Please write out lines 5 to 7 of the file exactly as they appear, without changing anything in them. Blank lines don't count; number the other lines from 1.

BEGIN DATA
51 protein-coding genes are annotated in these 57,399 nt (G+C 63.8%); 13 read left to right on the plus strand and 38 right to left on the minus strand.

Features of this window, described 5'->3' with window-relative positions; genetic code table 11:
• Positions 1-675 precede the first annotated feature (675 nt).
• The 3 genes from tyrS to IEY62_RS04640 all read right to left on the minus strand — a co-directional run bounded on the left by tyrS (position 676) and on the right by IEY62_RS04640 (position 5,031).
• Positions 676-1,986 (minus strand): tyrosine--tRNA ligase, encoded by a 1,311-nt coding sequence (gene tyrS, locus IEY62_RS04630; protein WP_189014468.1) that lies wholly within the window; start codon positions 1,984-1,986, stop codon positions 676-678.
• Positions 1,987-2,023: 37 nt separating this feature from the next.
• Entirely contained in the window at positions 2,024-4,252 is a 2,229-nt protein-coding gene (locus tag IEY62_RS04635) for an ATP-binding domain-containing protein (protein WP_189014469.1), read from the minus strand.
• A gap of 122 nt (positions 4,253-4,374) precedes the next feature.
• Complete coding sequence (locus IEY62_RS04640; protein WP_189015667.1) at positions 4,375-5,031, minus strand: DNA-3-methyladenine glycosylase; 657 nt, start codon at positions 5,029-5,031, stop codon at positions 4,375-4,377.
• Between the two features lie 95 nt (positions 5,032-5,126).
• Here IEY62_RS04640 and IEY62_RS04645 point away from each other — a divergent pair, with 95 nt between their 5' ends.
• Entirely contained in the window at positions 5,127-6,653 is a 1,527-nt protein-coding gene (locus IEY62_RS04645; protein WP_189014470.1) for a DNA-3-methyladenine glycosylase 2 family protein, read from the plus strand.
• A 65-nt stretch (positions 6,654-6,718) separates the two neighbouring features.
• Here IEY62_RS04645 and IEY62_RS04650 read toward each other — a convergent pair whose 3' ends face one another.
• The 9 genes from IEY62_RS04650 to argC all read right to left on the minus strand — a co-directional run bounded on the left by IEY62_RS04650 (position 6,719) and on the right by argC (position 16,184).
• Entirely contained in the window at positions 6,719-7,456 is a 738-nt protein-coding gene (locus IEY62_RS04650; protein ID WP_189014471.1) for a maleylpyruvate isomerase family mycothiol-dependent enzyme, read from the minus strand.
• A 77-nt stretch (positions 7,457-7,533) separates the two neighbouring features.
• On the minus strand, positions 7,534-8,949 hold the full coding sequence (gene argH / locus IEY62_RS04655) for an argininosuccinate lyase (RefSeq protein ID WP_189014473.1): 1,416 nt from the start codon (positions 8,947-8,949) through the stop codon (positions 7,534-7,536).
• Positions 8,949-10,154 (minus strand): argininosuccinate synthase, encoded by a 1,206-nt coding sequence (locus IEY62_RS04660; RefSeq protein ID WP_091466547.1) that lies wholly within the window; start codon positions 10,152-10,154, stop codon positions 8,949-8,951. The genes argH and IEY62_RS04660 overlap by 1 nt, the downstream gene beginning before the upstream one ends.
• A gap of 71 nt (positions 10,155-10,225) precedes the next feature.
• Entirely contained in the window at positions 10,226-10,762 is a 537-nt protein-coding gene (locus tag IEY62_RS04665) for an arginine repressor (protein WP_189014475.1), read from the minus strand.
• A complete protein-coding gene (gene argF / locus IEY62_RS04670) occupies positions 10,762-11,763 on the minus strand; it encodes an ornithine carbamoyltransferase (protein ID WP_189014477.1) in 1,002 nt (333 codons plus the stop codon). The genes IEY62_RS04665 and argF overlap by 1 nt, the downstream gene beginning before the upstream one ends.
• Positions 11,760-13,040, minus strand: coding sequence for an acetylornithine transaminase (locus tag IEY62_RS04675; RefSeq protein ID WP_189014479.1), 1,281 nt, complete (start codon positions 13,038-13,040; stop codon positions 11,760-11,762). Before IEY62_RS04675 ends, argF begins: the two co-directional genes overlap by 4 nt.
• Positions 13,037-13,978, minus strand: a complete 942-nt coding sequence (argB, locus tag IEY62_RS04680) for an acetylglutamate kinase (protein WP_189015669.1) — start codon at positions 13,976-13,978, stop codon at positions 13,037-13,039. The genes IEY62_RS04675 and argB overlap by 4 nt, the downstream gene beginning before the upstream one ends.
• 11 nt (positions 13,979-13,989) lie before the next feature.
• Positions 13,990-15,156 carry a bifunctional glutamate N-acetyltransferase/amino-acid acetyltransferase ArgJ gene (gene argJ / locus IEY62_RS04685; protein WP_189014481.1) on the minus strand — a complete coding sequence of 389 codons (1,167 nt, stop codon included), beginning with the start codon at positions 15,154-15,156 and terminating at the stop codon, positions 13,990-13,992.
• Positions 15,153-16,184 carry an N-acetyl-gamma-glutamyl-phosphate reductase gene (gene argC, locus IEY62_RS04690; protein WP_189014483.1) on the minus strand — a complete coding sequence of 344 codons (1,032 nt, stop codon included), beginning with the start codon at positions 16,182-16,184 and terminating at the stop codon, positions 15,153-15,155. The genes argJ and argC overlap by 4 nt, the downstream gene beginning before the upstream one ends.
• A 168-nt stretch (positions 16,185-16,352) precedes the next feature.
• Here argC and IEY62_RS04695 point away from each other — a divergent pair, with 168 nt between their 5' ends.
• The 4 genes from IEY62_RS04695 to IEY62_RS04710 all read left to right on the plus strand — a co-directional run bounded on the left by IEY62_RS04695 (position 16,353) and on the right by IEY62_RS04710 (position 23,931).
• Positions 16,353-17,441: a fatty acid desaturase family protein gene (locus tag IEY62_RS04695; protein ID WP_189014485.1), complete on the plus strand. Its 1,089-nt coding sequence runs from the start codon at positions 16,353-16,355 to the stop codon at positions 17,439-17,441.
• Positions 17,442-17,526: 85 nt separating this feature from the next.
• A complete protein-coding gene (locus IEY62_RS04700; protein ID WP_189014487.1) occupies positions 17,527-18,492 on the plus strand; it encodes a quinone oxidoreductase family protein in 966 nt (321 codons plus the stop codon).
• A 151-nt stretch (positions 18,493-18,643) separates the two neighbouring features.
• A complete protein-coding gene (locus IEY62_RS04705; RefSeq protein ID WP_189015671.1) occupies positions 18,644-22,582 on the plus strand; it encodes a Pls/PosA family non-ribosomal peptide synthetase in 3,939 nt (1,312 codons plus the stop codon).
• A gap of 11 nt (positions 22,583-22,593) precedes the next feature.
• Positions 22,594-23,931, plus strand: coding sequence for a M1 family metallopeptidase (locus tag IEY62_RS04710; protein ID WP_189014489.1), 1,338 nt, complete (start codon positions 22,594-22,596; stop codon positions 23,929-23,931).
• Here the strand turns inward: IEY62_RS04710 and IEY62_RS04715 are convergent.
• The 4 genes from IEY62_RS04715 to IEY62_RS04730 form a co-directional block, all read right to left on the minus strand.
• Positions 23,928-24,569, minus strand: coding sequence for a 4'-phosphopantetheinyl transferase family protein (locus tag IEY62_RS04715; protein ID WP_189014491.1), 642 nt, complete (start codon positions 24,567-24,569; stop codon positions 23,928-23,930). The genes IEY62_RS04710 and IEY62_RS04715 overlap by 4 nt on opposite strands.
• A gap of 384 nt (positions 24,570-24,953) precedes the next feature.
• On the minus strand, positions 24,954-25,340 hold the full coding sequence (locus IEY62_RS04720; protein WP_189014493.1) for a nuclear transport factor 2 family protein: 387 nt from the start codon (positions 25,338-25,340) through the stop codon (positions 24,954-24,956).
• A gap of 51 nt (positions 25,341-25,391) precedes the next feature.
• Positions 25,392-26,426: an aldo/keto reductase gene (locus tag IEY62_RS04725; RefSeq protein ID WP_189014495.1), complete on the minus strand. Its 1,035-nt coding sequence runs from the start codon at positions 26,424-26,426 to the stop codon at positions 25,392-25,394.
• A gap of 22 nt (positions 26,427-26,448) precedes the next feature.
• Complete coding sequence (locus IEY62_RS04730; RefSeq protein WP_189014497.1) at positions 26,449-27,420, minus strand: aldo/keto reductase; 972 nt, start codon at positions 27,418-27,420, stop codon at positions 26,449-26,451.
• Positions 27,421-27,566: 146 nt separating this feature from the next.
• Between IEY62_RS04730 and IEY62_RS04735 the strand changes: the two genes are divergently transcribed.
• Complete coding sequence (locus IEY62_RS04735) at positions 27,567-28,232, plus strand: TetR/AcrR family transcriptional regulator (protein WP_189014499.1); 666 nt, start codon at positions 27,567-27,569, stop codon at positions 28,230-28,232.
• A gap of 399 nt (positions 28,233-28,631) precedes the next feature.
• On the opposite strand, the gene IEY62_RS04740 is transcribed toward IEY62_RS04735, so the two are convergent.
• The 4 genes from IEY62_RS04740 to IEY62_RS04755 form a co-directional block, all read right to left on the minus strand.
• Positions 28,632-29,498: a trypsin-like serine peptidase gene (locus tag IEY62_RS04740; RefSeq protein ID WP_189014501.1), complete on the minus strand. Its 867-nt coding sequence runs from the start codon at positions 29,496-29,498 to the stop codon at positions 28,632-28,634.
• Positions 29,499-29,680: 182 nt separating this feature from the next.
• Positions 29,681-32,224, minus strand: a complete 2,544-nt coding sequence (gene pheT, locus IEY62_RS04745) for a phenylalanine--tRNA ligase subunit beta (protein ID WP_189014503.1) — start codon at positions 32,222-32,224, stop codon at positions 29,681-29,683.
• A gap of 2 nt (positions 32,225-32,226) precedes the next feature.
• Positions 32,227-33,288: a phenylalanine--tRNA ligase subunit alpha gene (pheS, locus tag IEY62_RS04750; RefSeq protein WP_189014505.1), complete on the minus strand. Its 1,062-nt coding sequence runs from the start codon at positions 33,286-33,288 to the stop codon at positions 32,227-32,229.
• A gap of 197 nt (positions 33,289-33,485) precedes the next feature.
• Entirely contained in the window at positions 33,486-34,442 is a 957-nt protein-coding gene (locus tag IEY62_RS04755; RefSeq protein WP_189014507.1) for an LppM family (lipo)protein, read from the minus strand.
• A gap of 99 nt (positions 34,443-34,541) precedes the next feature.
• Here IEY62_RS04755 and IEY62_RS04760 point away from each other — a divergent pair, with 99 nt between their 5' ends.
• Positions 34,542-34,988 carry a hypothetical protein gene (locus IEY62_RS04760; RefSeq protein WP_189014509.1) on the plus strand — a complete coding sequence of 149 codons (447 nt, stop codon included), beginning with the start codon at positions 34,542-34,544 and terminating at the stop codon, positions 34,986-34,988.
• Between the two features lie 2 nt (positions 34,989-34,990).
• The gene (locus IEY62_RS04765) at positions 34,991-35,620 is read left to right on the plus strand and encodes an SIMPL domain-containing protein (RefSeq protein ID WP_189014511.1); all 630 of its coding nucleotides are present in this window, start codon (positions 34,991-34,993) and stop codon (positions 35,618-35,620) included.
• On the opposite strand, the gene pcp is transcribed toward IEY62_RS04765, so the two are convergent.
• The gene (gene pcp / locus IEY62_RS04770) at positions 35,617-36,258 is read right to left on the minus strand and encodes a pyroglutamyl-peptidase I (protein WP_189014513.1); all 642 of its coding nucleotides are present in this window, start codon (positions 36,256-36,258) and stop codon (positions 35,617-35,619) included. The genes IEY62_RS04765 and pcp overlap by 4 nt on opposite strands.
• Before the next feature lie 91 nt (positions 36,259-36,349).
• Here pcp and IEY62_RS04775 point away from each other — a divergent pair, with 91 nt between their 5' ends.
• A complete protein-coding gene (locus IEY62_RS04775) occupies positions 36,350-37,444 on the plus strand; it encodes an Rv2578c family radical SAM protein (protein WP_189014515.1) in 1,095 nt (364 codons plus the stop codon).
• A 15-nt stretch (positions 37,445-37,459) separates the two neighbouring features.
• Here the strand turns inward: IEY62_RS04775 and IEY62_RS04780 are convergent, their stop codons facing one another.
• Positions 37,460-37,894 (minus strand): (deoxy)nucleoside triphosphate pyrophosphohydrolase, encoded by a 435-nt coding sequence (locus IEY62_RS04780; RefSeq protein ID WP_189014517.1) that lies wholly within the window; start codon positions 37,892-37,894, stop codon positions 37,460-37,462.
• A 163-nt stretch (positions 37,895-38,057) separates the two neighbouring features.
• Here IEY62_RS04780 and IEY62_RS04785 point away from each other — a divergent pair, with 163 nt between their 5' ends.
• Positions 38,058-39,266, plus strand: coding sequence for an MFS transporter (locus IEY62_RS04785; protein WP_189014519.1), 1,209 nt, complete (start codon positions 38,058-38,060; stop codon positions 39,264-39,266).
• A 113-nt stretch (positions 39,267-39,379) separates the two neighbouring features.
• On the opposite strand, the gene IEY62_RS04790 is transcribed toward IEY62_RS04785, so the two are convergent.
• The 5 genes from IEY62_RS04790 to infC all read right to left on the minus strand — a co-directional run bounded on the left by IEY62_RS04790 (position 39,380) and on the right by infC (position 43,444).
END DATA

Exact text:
• Positions 676-1,986 (minus strand): tyrosine--tRNA ligase, encoded by a 1,311-nt coding sequence (gene tyrS, locus IEY62_RS04630; protein WP_189014468.1) that lies wholly within the window; start codon positions 1,984-1,986, stop codon positions 676-678.
• Positions 1,987-2,023: 37 nt separating this feature from the next.
• Entirely contained in the window at positions 2,024-4,252 is a 2,229-nt protein-coding gene (locus tag IEY62_RS04635) for an ATP-binding domain-containing protein (protein WP_189014469.1), read from the minus strand.